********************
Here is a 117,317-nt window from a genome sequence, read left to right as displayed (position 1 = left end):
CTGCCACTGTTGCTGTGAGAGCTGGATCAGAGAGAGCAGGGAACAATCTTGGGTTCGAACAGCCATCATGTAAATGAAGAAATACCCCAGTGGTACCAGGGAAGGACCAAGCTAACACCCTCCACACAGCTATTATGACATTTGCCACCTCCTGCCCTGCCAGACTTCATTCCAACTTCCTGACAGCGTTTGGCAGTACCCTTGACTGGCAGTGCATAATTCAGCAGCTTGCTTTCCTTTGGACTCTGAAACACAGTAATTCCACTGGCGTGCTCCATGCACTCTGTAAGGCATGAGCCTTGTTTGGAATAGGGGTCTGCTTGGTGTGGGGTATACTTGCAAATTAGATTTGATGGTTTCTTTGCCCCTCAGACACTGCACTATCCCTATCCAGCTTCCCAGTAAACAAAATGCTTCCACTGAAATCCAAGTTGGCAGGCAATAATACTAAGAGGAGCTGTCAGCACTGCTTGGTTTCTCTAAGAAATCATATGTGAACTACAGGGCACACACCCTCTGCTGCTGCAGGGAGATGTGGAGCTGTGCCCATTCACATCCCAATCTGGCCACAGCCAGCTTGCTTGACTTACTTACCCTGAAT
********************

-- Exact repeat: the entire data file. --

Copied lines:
Here is a 117,317-nt window from a genome sequence, read left to right as displayed (position 1 = left end):
CTGCCACTGTTGCTGTGAGAGCTGGATCAGAGAGAGCAGGGAACAATCTTGGGTTCGAACAGCCATCATGTAAATGAAGAAATACCCCAGTGGTACCAGGGAAGGACCAAGCTAACACCCTCCACACAGCTATTATGACATTTGCCACCTCCTGCCCTGCCAGACTTCATTCCAACTTCCTGACAGCGTTTGGCAGTACCCTTGACTGGCAGTGCATAATTCAGCAGCTTGCTTTCCTTTGGACTCTGAAACACAGTAATTCCACTGGCGTGCTCCATGCACTCTGTAAGGCATGAGCCTTGTTTGGAATAGGGGTCTGCTTGGTGTGGGGTATACTTGCAAATTAGATTTGATGGTTTCTTTGCCCCTCAGACACTGCACTATCCCTATCCAGCTTCCCAGTAAACAAAATGCTTCCACTGAAATCCAAGTTGGCAGGCAATAATACTAAGAGGAGCTGTCAGCACTGCTTGGTTTCTCTAAGAAATCATATGTGAACTACAGGGCACACACCCTCTGCTGCTGCAGGGAGATGTGGAGCTGTGCCCATTCACATCCCAATCTGGCCACAGCCAGCTTGCTTGACTTACTTACCCTGAAT